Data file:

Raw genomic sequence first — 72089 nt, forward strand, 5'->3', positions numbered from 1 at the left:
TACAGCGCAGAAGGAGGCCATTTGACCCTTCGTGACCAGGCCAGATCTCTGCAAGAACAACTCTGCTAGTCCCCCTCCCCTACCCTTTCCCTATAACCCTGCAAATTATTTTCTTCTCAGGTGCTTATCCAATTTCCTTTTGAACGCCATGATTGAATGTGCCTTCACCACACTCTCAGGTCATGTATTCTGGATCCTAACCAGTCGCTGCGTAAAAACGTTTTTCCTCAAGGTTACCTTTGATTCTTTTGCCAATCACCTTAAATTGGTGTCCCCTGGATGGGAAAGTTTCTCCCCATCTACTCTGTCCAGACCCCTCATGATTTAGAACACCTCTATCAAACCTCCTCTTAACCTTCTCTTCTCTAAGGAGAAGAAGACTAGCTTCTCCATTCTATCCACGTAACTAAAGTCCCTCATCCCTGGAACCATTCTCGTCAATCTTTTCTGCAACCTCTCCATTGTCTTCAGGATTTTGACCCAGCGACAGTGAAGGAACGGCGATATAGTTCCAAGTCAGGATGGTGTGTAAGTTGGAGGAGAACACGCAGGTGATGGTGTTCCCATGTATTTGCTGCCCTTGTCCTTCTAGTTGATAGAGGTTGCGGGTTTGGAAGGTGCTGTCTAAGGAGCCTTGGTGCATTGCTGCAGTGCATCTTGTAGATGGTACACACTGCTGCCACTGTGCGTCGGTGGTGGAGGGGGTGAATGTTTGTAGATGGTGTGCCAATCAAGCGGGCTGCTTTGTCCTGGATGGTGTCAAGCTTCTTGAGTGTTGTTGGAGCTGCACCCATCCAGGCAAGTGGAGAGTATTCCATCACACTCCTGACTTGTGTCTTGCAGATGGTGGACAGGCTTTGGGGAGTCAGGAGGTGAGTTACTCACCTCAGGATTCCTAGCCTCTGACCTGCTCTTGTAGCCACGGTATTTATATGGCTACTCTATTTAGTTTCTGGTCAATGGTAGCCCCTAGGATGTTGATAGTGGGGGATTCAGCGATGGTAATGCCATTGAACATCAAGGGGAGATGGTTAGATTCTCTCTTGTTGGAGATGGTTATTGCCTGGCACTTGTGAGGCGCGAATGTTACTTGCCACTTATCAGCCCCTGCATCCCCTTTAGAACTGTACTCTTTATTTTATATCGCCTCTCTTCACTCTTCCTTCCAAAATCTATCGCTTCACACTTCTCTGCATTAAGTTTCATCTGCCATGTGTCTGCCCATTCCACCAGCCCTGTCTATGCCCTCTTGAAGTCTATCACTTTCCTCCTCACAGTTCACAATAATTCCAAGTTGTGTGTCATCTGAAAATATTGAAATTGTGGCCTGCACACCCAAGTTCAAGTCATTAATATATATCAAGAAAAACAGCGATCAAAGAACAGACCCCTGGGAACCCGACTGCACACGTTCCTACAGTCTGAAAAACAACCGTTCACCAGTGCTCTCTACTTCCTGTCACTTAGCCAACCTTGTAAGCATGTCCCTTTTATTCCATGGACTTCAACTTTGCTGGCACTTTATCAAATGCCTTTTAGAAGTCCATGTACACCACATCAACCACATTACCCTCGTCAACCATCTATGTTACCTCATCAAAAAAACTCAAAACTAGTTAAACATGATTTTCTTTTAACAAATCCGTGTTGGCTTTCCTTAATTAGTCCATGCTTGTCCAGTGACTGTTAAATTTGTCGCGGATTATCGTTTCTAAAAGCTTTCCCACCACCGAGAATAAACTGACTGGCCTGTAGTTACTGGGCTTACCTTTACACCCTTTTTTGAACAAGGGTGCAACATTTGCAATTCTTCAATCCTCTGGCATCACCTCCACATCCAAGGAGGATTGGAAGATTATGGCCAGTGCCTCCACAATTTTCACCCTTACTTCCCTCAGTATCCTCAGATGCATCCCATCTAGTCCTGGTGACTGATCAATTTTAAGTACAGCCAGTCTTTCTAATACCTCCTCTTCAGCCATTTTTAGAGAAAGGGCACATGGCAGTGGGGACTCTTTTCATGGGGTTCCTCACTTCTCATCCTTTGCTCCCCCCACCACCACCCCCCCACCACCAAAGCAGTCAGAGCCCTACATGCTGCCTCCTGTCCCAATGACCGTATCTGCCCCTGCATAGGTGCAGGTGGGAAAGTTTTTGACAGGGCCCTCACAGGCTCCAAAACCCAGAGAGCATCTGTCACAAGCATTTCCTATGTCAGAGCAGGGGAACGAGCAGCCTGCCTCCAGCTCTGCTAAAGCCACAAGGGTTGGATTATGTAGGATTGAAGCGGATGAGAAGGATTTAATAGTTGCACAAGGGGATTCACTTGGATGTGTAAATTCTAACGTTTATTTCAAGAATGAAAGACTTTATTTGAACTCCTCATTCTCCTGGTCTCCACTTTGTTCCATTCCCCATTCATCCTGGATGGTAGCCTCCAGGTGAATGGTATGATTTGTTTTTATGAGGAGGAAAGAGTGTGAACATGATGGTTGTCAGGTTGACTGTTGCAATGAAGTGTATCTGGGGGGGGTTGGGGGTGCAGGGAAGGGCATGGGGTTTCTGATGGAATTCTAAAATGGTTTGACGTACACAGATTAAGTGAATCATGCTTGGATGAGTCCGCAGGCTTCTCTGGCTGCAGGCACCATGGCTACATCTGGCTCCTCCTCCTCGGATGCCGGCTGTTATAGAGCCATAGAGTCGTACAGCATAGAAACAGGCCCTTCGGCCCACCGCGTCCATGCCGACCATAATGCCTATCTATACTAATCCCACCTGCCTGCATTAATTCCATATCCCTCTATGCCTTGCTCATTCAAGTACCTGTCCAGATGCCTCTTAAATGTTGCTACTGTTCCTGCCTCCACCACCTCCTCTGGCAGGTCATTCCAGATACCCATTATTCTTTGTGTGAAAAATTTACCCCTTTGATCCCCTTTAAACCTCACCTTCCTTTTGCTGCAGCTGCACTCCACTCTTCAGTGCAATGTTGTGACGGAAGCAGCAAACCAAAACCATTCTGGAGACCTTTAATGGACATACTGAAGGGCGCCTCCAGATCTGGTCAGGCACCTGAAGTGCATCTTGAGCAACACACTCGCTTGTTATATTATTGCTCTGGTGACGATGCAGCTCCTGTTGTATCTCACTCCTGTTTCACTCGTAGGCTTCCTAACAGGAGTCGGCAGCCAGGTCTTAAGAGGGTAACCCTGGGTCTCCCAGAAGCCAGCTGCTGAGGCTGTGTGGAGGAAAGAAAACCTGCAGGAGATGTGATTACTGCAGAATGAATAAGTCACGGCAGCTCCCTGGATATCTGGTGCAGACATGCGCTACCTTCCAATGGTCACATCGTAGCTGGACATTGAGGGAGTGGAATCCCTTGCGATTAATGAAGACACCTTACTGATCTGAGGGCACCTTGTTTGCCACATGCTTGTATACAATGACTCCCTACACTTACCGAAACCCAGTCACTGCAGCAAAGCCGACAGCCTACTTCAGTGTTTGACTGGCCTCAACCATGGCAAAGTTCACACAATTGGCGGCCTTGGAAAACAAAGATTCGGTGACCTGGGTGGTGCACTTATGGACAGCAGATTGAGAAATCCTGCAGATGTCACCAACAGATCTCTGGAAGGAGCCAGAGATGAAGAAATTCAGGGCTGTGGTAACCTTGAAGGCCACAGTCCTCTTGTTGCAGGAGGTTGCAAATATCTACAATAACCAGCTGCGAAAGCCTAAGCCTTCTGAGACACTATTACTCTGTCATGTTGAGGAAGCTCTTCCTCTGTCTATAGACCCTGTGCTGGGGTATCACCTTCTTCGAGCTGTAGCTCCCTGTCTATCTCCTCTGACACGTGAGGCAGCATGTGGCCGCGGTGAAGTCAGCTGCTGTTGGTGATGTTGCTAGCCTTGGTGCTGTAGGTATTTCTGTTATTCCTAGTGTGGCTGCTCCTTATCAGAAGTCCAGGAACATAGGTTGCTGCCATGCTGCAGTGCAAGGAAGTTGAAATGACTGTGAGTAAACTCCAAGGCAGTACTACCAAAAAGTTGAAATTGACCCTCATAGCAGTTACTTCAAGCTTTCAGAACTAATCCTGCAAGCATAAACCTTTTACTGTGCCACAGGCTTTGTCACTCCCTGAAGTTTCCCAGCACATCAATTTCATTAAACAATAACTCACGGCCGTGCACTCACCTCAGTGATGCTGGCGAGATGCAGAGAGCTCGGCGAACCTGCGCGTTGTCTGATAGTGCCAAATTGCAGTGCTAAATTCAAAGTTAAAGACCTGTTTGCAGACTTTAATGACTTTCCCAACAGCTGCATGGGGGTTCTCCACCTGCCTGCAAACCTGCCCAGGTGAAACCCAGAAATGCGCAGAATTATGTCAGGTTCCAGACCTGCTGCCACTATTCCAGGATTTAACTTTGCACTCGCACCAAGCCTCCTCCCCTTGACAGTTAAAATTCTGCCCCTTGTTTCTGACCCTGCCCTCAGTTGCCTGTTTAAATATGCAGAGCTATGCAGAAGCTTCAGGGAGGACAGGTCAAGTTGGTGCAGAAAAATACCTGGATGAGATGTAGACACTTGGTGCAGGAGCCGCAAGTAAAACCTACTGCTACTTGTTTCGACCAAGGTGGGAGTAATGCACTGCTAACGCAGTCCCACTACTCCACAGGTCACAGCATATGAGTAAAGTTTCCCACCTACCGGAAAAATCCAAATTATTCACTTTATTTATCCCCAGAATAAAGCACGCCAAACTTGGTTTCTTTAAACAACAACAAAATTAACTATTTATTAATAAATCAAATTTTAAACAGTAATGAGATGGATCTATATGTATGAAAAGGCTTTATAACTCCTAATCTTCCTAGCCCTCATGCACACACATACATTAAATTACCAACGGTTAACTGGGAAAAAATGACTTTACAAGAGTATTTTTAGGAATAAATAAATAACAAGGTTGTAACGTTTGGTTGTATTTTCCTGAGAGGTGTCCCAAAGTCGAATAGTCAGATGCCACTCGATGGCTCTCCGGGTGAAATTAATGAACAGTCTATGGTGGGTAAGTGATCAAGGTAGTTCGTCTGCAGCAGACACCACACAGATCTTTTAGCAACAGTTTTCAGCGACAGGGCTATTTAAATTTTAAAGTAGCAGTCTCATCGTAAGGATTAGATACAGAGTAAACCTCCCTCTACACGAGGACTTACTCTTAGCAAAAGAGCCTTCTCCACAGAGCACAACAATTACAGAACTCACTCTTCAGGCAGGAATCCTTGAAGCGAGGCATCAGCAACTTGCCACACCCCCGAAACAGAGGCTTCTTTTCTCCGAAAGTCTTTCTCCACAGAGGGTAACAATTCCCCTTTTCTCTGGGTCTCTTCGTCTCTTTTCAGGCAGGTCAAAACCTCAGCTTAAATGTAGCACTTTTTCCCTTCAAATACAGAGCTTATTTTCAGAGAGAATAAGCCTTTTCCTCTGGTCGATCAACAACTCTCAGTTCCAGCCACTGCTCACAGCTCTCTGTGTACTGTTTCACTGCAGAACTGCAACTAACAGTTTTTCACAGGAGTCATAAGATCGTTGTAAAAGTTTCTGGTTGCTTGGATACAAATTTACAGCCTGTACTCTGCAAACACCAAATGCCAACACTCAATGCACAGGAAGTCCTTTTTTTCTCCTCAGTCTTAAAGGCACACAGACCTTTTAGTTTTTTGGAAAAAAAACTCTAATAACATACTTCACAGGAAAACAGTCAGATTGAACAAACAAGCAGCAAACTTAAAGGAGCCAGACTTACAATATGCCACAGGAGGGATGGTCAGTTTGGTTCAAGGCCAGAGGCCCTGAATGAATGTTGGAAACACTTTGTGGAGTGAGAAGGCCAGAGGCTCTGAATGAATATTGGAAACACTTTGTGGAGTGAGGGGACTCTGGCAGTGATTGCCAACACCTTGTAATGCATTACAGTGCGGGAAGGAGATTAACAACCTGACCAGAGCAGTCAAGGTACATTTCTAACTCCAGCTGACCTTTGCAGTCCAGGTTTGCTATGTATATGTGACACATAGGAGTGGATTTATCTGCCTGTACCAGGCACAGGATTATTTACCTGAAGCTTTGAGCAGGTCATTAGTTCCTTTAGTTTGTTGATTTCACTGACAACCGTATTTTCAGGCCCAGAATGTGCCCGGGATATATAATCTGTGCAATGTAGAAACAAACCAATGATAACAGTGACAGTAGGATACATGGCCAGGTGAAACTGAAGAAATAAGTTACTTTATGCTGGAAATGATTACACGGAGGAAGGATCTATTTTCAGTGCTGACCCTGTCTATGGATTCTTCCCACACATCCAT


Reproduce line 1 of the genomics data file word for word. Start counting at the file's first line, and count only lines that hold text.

Raw genomic sequence first — 72089 nt, forward strand, 5'->3', positions numbered from 1 at the left: